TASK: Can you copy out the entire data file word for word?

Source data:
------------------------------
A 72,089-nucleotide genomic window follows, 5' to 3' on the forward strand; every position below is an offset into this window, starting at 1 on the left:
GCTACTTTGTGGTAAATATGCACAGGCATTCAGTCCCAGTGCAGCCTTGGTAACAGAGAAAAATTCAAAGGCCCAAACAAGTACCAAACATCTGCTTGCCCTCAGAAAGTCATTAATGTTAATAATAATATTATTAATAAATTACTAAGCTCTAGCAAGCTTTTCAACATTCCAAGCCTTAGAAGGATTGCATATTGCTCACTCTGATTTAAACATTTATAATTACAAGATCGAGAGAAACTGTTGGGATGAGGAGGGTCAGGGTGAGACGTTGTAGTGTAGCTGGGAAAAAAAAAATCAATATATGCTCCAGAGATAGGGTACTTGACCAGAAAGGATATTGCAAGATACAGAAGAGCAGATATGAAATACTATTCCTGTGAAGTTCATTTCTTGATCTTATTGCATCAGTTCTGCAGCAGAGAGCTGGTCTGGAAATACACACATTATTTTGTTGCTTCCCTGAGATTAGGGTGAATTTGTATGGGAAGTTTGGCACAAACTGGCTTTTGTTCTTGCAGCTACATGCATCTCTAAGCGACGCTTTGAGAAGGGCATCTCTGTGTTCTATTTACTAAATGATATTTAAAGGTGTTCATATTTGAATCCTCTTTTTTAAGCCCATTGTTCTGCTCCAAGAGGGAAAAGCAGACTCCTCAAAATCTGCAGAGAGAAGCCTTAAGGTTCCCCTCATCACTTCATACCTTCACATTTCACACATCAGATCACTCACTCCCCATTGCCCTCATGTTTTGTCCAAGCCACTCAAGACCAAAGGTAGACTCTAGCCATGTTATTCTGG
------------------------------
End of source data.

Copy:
A 72,089-nucleotide genomic window follows, 5' to 3' on the forward strand; every position below is an offset into this window, starting at 1 on the left:
GCTACTTTGTGGTAAATATGCACAGGCATTCAGTCCCAGTGCAGCCTTGGTAACAGAGAAAAATTCAAAGGCCCAAACAAGTACCAAACATCTGCTTGCCCTCAGAAAGTCATTAATGTTAATAATAATATTATTAATAAATTACTAAGCTCTAGCAAGCTTTTCAACATTCCAAGCCTTAGAAGGATTGCATATTGCTCACTCTGATTTAAACATTTATAATTACAAGATCGAGAGAAACTGTTGGGATGAGGAGGGTCAGGGTGAGACGTTGTAGTGTAGCTGGGAAAAAAAAAATCAATATATGCTCCAGAGATAGGGTACTTGACCAGAAAGGATATTGCAAGATACAGAAGAGCAGATATGAAATACTATTCCTGTGAAGTTCATTTCTTGATCTTATTGCATCAGTTCTGCAGCAGAGAGCTGGTCTGGAAATACACACATTATTTTGTTGCTTCCCTGAGATTAGGGTGAATTTGTATGGGAAGTTTGGCACAAACTGGCTTTTGTTCTTGCAGCTACATGCATCTCTAAGCGACGCTTTGAGAAGGGCATCTCTGTGTTCTATTTACTAAATGATATTTAAAGGTGTTCATATTTGAATCCTCTTTTTTAAGCCCATTGTTCTGCTCCAAGAGGGAAAAGCAGACTCCTCAAAATCTGCAGAGAGAAGCCTTAAGGTTCCCCTCATCACTTCATACCTTCACATTTCACACATCAGATCACTCACTCCCCATTGCCCTCATGTTTTGTCCAAGCCACTCAAGACCAAAGGTAGACTCTAGCCATGTTATTCTGG